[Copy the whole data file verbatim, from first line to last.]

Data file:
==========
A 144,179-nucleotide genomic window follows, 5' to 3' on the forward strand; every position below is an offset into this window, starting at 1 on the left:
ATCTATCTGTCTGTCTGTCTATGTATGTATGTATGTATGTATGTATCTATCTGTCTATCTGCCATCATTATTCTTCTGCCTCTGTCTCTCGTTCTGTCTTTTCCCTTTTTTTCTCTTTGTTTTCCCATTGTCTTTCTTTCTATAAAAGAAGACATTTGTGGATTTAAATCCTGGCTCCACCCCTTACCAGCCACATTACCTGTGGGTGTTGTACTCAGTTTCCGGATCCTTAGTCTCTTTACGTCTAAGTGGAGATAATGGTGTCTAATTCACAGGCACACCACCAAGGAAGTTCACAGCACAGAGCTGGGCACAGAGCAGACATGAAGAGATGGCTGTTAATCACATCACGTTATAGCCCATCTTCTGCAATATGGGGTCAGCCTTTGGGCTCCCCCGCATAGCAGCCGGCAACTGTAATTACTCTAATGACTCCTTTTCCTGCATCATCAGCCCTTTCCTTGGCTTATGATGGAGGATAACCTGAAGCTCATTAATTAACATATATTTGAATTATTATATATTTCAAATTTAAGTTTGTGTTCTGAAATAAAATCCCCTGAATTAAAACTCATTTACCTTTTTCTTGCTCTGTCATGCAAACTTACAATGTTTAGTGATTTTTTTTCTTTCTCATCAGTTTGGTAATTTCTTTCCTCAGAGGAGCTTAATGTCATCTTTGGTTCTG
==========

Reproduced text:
A 144,179-nucleotide genomic window follows, 5' to 3' on the forward strand; every position below is an offset into this window, starting at 1 on the left:
ATCTATCTGTCTGTCTGTCTATGTATGTATGTATGTATGTATGTATCTATCTGTCTATCTGCCATCATTATTCTTCTGCCTCTGTCTCTCGTTCTGTCTTTTCCCTTTTTTTCTCTTTGTTTTCCCATTGTCTTTCTTTCTATAAAAGAAGACATTTGTGGATTTAAATCCTGGCTCCACCCCTTACCAGCCACATTACCTGTGGGTGTTGTACTCAGTTTCCGGATCCTTAGTCTCTTTACGTCTAAGTGGAGATAATGGTGTCTAATTCACAGGCACACCACCAAGGAAGTTCACAGCACAGAGCTGGGCACAGAGCAGACATGAAGAGATGGCTGTTAATCACATCACGTTATAGCCCATCTTCTGCAATATGGGGTCAGCCTTTGGGCTCCCCCGCATAGCAGCCGGCAACTGTAATTACTCTAATGACTCCTTTTCCTGCATCATCAGCCCTTTCCTTGGCTTATGATGGAGGATAACCTGAAGCTCATTAATTAACATATATTTGAATTATTATATATTTCAAATTTAAGTTTGTGTTCTGAAATAAAATCCCCTGAATTAAAACTCATTTACCTTTTTCTTGCTCTGTCATGCAAACTTACAATGTTTAGTGATTTTTTTTCTTTCTCATCAGTTTGGTAATTTCTTTCCTCAGAGGAGCTTAATGTCATCTTTGGTTCTG